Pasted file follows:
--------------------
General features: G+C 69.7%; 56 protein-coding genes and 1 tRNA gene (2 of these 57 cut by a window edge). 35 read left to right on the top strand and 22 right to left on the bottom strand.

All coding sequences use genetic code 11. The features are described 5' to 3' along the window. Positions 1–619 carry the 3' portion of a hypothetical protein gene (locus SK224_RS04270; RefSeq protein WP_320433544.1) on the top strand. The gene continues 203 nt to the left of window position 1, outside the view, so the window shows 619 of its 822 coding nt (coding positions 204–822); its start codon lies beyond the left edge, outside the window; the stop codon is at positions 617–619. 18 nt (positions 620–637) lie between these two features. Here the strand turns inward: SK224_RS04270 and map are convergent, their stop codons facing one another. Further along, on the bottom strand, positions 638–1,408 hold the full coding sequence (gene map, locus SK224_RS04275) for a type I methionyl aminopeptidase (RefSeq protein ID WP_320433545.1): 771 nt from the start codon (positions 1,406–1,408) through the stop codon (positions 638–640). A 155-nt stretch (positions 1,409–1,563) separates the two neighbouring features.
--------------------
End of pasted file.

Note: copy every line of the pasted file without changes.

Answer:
General features: G+C 69.7%; 56 protein-coding genes and 1 tRNA gene (2 of these 57 cut by a window edge). 35 read left to right on the top strand and 22 right to left on the bottom strand.

All coding sequences use genetic code 11. The features are described 5' to 3' along the window. Positions 1–619 carry the 3' portion of a hypothetical protein gene (locus SK224_RS04270; RefSeq protein WP_320433544.1) on the top strand. The gene continues 203 nt to the left of window position 1, outside the view, so the window shows 619 of its 822 coding nt (coding positions 204–822); its start codon lies beyond the left edge, outside the window; the stop codon is at positions 617–619. 18 nt (positions 620–637) lie between these two features. Here the strand turns inward: SK224_RS04270 and map are convergent, their stop codons facing one another. Further along, on the bottom strand, positions 638–1,408 hold the full coding sequence (gene map, locus SK224_RS04275) for a type I methionyl aminopeptidase (RefSeq protein ID WP_320433545.1): 771 nt from the start codon (positions 1,406–1,408) through the stop codon (positions 638–640). A 155-nt stretch (positions 1,409–1,563) separates the two neighbouring features.